Men get the wakeup call if they begin to bald early. Ads urge them to get hair transplants, or the trend now is to shave their heads. If their hair starts to lose color instead, they may receive a few years of deferment with the “distinguished gray” perception. However, eventually they too are faced with the white-hair stigma. The idea of just allowing our physical bodies to age gracefully and naturally—with a healthy diet, exercise, and a stress-free lifestyle instead of some kind of intervention—still remains on the outskirts of the collective consciousness. We live in a culture that promotes “youth” relentlessly.

I wore makeup in my early 20s, but when I came to see the underlying sexism and ageism in it, I stopped. I’ve never dyed my hair for the same reason. It’s all just costuming anyway. If we could see it as play, it might be fun, but when it’s tied to tight social expectations and judgments, it becomes an impediment to self-acceptance. Women are habitually trained to wear masks to alter their appearance and disguise their age. And one white hair can give you away. So I have had various reactions over the years to my gradually whitening hair.

What I’ve discovered is that there are three kinds of assumptions people may unconsciously make when they see someone with white hair:
1) The person is old, frail, and physically weak.
2) The person is mentally slow-witted and forgetful.
3) The person is just plain invisible.

I’ve occasionally had one of the above directed at me (or one of my parents), such as someone offering a bus seat or a salesclerk over-explaining in a condescending way. When my father was still alive, I habitually had doctors or salespeople talk only to me even when my father was asking the question. Your individuality and your humanity often become invisible because of white hair or wrinkles. Not to everyone, but to some. Many people respond with an open generous heart, regardless of age, sex, or physical appearance. Others get lost in their own preconceptions.

I’m certainly not criticizing people for offering seats; really that’s a kindness we should extend to everyone. It’s the socially created assumptions behind certain behaviors that are annoying. A receptionist at my eye doctor’s office recently said to me in a somewhat snotty tone, “Do you realize you’re a half hour early for your appointment?” I replied, “Yes, of course. I always arrive early. Better than being late.” It took me a minute to realize that she would never have said that to someone younger. My white hair made her think I needed some kind of wake-up call.

Isn’t it about time that we see aging as a journey into wisdom and well-being instead of decline and stupidity? We expand into more awareness, empathy, and generosity as we age (if our hearts remain open). Many cultures honor their elders as the most valued citizens of the community. They don’t ignore, shun, or discard them as we do in Western society because they no longer bring in “a capital wage.” So many broken paradigms are falling away—this one needs to as well.

Let’s look at white hair as natural and beautiful instead of something we have to hide or deny. Don’t let anyone else’s perceptions define and limit you. Be your own unique soul self throughout your life. As you stretch and grow with each year of your time here on Earth, think of that shining white light at the crown of your head as a sacred gift: God’s blessing for a magnificent, expansive, fully lived life.

Choosing “Different”

Photograph © 2017 Peggy Kornegger
Life at its most fulfilling and expansive is not about fitting in or aspiring to socially promoted goals like a 24/7 career, with accompanying big money, house, car, and investments. It’s also not about finding one “perfect” soul mate and living happily ever after. That’s the Cinderella story they keep trying to get women to buy into so that we forget that who we really are is Wonder Woman. Wonder Woman who has her own unique, independent soul and doesn’t need anyone to make her life perfect. This applies to men looking for one mate to fulfill them too. We are not half-humans searching for the missing part to make us whole. Nor are we necessarily one gender, one expression, one role, or one anything. We are so much more.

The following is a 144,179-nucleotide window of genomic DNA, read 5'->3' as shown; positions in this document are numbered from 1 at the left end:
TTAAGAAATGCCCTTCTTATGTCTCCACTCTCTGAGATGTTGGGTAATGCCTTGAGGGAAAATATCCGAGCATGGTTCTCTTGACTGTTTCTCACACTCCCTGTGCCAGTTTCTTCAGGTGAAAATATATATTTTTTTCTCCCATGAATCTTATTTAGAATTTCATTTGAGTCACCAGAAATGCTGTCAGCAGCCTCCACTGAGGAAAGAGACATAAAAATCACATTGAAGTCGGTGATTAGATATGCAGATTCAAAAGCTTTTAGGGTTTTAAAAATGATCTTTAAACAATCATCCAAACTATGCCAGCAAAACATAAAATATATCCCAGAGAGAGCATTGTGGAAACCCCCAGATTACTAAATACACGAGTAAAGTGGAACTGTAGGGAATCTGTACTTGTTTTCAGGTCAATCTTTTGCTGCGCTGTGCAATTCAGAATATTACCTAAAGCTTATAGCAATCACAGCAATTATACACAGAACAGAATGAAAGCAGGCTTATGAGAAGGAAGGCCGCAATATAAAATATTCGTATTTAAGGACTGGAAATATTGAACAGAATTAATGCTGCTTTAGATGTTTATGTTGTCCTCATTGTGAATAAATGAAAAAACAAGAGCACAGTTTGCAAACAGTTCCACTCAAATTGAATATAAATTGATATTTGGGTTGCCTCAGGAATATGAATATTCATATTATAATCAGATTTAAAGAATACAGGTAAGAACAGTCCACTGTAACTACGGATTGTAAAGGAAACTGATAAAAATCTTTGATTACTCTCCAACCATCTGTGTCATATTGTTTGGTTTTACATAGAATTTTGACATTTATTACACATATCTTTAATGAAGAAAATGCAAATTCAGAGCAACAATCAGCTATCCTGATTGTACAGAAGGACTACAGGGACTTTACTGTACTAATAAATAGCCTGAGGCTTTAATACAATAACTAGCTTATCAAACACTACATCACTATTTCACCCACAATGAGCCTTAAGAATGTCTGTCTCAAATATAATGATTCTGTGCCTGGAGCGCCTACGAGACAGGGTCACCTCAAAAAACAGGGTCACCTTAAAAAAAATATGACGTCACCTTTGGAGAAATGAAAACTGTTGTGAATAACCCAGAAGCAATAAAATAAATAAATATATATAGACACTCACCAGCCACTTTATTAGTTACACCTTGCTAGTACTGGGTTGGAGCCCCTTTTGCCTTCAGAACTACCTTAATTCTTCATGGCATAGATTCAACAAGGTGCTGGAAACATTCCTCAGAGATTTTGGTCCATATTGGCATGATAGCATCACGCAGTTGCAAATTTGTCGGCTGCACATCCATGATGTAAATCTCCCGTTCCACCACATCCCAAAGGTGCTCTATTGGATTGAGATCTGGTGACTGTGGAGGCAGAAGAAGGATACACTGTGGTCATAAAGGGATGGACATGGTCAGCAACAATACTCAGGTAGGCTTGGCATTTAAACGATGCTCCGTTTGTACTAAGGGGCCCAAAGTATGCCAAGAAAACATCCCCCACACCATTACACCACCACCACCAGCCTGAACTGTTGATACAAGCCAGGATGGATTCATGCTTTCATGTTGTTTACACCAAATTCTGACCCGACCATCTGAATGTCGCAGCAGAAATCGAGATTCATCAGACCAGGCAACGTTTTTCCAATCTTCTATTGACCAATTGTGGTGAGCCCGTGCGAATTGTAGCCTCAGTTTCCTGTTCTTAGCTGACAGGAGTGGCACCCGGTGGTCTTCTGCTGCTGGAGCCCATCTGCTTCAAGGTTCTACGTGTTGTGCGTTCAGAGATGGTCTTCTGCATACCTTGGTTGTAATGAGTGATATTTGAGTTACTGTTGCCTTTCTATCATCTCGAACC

We humans are souls not roles, beings not doings. What if life is really about your own soul and its particular destiny, intertwined with many others but not dependent upon them? So that every person you meet on your journey is a soul mate of some kind (someone with whom you share a deep connection). It’s not about “one”: it’s about oneness. Within that, you could have a partner for life, or several different partners over a lifetime, as well as many friends, all of them soul mates. Some people choose friendships rather than partnerships, or they opt for no labels at all. We meet the people we are meant to meet when we are meant to. Our relationships may be short or long, easy or challenging, but ultimately, it’s about our soul’s journey, not about a mythic “forever after” with one person. It’s about the eternal now, which is constantly evolving.

We are living in a new era of stepping out of the old stories and social paradigms that held us prisoner in expected behavior for so long. Now is the time to choose “different”: to leap like an empowered super hero over outdated frameworks, paradigms, and expectations. Choose something new—beyond your wildest dreams. Choose infinite possibility. Choose your soul self. And choose universal love that is inclusive of every being on this planet. How would the world shift if we saw everyone as a soul mate, a kindred spirit with whom we could share a sacred exchange, soul to soul? The love of all within the love of the one before you.

Whether for one moment or a lifetime, friend or lover, the connection is at the soul level. It is beyond gender and beyond roles. It is about the heart. The human heart and God’s heart (and they are one and the same). If we live from the heart, we are always choosing love—which in this world is choosing “different.” Give it a try. Love yourself, your soul self. And love your neighbor as your soul mate, your dearest friend. The world will open up all around you, and you will see kindred spirits (and God) wherever you look. And that is life’s greatest fulfillment.